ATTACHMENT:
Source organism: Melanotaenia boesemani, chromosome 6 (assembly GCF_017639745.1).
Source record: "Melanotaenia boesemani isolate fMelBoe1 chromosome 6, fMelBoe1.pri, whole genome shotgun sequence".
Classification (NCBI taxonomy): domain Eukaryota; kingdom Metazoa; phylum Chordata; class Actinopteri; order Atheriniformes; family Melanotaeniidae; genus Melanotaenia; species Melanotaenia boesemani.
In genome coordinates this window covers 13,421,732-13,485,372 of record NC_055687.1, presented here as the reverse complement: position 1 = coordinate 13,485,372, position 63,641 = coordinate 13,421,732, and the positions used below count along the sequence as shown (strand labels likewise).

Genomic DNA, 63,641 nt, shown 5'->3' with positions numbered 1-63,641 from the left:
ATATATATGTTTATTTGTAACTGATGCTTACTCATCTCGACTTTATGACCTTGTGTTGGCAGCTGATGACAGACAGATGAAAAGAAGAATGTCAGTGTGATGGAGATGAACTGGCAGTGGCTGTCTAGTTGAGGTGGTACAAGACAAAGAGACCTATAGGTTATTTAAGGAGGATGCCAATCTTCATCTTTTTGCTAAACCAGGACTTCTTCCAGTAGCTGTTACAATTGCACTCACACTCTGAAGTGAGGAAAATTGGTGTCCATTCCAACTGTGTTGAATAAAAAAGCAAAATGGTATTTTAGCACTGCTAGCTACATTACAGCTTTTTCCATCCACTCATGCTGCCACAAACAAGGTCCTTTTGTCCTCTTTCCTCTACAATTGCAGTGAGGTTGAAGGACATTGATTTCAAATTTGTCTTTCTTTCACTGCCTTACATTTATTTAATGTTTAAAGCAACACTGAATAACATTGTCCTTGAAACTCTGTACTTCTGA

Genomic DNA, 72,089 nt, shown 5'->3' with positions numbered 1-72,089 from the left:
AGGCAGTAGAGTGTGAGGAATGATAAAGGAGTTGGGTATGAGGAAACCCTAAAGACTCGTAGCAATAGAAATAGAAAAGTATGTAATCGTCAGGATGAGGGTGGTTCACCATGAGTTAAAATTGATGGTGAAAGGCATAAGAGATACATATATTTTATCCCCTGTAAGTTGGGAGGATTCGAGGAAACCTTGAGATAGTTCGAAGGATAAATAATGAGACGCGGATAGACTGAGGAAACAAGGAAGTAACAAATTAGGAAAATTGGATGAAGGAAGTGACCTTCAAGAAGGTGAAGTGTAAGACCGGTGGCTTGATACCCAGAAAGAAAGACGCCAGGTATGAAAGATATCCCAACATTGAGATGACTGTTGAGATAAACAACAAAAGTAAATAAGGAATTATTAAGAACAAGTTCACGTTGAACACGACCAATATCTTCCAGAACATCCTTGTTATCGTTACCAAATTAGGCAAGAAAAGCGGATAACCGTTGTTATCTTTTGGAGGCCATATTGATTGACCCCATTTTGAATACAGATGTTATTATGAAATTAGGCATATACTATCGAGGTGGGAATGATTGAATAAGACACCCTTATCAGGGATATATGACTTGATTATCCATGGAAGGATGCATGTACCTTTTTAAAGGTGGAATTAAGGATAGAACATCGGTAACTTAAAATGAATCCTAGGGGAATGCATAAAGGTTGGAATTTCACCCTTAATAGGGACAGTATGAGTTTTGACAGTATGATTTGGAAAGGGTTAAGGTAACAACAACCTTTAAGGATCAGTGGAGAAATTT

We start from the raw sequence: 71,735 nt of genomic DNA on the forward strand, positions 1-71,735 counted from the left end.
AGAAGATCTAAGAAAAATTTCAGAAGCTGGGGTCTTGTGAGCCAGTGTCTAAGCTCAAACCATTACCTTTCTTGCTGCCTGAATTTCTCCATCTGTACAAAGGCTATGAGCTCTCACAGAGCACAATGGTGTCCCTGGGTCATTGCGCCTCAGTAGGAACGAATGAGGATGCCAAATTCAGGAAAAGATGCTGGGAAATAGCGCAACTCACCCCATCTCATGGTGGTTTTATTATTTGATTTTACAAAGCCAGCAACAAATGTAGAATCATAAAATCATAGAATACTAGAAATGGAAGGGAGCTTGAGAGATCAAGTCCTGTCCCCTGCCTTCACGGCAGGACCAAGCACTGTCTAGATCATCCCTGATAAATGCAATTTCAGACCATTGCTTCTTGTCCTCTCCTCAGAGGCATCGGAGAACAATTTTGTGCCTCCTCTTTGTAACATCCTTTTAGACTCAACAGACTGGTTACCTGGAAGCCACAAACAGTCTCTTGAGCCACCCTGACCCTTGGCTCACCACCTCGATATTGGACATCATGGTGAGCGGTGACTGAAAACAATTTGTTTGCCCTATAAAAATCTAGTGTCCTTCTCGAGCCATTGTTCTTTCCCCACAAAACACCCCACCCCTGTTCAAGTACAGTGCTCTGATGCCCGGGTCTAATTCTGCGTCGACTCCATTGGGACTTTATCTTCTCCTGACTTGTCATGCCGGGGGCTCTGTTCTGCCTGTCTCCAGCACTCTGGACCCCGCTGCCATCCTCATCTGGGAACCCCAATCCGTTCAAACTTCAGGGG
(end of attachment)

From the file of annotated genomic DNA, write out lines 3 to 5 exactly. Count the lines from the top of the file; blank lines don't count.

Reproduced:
Classification (NCBI taxonomy): domain Eukaryota; kingdom Metazoa; phylum Chordata; class Actinopteri; order Atheriniformes; family Melanotaeniidae; genus Melanotaenia; species Melanotaenia boesemani.
In genome coordinates this window covers 13,421,732-13,485,372 of record NC_055687.1, presented here as the reverse complement: position 1 = coordinate 13,485,372, position 63,641 = coordinate 13,421,732, and the positions used below count along the sequence as shown (strand labels likewise).

Genomic DNA, 63,641 nt, shown 5'->3' with positions numbered 1-63,641 from the left: